In one variation of this growth technique, as an alternative to the cap etch, the substrate is removed from the epitaxial reactor and the last layer grown (the cap) is protected with a 50-500 nm silicon nitride or other suitable protective film by plasma enhanced chemical vapor deposition or other deposition technique. The purpose of this temporary protective layer (it is removed during subsequent cell processing) is to prevent degradation of the bottom subcell surface during growth of the upper high bandgap InGaP based top subcells in a phosphine atmosphere. The protective film should be relatively dense to serve as a good diffusion barrier to phosphorous and dopant atoms and should be thermally expansion matched to the bottom subcell material.

After epigrowth of layers 28-42 and cooling, the substrate is flipped in the epitaxial reactor glovebox so that growth of the tunnel junctions and higher bandgap subcells layers 6-26 can proceed on the opposite substrate layer 27 side. A buffer layer 26 may be first grown on the flipped substrate surface to help condition the substrate for subsequent growth.

Next, the first tunnel junction, layers 21-25, is then grown using the N-on-P cell geometry with a low infrared light absorption N-type GaAs substrate. A Te dopant flush step 25 saturates the reactor lines and surfaces so that the Te is more readily incorporated into the growing film interface instead of being adsorbed elsewhere in the reactor during this growth step. In this first tunnel junction, a highly doped N GaAs layer 24 can be grown appreciably thicker than indicated in FIG. 4 since there is little light remaining at this point that the GaAs can absorb. The reactor is then flushed of the Te dopant gas 23 and a very thin undoped GaAs layer 22 is grown to help make an abrupt interface at a PN junction with a high bandgap transparent carbon-doped highly P-type AlGaAs layer (21) grown at low V-III ratio.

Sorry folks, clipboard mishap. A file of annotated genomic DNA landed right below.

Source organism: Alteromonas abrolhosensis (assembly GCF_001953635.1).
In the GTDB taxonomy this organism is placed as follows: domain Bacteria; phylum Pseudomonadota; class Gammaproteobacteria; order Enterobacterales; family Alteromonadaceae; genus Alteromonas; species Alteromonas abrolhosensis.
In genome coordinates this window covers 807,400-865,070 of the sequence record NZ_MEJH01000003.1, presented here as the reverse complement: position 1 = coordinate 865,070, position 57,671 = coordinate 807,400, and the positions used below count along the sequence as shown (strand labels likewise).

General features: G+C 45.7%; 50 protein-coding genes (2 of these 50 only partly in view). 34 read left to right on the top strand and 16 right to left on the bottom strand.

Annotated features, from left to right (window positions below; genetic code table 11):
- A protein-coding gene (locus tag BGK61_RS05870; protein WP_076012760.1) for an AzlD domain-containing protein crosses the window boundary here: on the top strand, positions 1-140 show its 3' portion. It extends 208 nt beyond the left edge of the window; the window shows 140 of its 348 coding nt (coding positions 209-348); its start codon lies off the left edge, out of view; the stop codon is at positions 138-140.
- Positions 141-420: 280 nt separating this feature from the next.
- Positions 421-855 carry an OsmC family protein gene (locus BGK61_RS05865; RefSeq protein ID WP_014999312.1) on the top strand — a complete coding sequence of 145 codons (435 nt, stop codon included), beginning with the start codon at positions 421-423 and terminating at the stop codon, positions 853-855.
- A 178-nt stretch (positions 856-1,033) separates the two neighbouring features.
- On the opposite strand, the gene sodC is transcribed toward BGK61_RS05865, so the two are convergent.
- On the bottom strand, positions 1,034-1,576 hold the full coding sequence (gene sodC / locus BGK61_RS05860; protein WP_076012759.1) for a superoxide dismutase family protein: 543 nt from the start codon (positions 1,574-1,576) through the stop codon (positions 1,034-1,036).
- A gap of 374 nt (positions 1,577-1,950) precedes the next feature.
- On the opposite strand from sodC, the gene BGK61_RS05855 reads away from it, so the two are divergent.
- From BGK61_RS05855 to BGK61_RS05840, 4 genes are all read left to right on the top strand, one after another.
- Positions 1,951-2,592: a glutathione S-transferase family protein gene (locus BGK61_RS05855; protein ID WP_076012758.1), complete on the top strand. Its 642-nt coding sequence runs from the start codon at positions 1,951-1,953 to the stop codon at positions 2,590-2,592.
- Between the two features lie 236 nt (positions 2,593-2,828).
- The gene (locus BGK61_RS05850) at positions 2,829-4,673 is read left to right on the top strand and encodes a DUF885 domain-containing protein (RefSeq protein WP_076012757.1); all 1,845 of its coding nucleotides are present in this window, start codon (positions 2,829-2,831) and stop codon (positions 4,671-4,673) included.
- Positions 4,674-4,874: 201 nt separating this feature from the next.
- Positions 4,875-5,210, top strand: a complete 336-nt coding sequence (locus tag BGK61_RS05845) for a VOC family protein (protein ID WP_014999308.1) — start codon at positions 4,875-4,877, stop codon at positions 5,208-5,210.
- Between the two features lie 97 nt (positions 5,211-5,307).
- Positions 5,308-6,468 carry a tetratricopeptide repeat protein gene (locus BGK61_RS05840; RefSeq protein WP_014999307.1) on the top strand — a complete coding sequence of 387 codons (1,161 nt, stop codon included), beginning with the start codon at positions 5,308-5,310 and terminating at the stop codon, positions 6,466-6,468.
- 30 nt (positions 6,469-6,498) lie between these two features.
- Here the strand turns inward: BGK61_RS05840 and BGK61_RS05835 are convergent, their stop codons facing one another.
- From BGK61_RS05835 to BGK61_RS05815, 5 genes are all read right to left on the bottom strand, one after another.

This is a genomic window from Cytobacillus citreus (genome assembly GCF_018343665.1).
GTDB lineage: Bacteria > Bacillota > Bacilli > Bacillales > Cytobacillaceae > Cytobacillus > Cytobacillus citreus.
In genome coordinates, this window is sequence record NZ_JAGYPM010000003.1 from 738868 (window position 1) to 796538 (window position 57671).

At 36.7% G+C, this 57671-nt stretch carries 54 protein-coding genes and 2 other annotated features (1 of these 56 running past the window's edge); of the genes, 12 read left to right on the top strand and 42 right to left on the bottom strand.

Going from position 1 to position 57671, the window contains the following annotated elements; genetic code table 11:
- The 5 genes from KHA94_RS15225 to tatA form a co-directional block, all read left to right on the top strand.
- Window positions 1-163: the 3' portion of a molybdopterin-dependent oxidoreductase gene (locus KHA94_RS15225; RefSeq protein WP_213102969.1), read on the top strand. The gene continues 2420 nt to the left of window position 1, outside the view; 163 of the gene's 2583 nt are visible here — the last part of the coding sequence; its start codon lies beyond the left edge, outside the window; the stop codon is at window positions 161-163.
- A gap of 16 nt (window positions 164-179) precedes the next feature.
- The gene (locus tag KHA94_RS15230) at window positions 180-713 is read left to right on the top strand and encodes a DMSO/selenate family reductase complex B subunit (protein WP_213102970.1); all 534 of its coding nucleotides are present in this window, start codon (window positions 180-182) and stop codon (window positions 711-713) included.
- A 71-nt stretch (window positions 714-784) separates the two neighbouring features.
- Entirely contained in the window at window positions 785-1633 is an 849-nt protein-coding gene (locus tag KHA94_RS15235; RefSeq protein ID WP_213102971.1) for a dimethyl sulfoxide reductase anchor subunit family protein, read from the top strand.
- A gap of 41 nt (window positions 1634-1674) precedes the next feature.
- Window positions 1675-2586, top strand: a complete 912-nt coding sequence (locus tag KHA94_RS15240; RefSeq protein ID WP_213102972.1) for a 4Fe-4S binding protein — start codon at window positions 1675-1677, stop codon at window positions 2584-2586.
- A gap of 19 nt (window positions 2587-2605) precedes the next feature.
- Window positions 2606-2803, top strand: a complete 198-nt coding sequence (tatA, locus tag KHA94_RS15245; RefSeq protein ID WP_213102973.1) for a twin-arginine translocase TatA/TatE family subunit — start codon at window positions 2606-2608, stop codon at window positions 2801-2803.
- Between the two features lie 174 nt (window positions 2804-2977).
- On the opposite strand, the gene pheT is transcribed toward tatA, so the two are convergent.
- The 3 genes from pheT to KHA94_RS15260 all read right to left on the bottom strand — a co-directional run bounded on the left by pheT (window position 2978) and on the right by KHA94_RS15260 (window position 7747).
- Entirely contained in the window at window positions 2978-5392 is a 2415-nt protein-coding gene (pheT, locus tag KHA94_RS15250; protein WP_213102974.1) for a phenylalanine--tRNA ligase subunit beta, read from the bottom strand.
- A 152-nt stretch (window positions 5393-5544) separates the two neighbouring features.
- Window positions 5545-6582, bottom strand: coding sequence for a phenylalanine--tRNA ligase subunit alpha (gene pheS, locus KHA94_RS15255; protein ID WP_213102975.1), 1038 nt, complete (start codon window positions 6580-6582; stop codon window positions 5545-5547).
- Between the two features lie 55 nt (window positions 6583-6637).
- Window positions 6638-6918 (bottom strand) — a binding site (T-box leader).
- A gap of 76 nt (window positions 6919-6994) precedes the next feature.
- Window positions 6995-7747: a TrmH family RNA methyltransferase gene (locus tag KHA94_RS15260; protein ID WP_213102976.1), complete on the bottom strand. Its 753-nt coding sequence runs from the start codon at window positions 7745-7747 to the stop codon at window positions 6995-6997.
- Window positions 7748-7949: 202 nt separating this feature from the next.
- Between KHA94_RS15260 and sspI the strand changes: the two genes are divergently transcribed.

A standard N-on-P GaAs cell, layers 17-20, is grown. There are other possible variations of doping and thickness and composition of the window, emitter, base, and back surface field layers of this middle subcell. In general, the window of this subcell, layer 21, can be made to have a lower bandgap than a window in a stand-alone single-junction GaAs subcell since the upper InGaP subcell, layers 6-11, absorbs much of the higher energy photons. Advantages of a lower bandgap N-type AlGaAs window are slightly lower interface recombination due to slightly less mismatch and slightly lower series resistance due to a lower electron barrier at the interface.

The second tunnel junction, layers 12-16, is then grown using the N-on-P cell geometry. A Te dopant flush step 16 again saturates the reactor lines and surfaces. In this second tunnel junction, the highly doped N GaAs layer 15 must be grown as thin as possible since it absorbs some light that the underlying GaAs middle subcell 17-20 can absorb. The reactor is then again flushed of the Te dopant gas 14 and a very thin undoped GaAs layer 13 is grown to help make an abrupt interface at a PN junction with a high bandgap transparent carbon-doped highly P-type AlGaAs layer 12 grown at low V-III ratio.

An advantage of this bottom-subcell-first growth approach is that both tunnel junctions on the front side, whose performance (series resistance and peak current) is sensitive to dopant diffusion, experience less dopant diffusion than in the alternative top-subcell first growth approach to be described later since the tunnel junctions are not subject to additional high temperature annealing from the bottom subcell growth.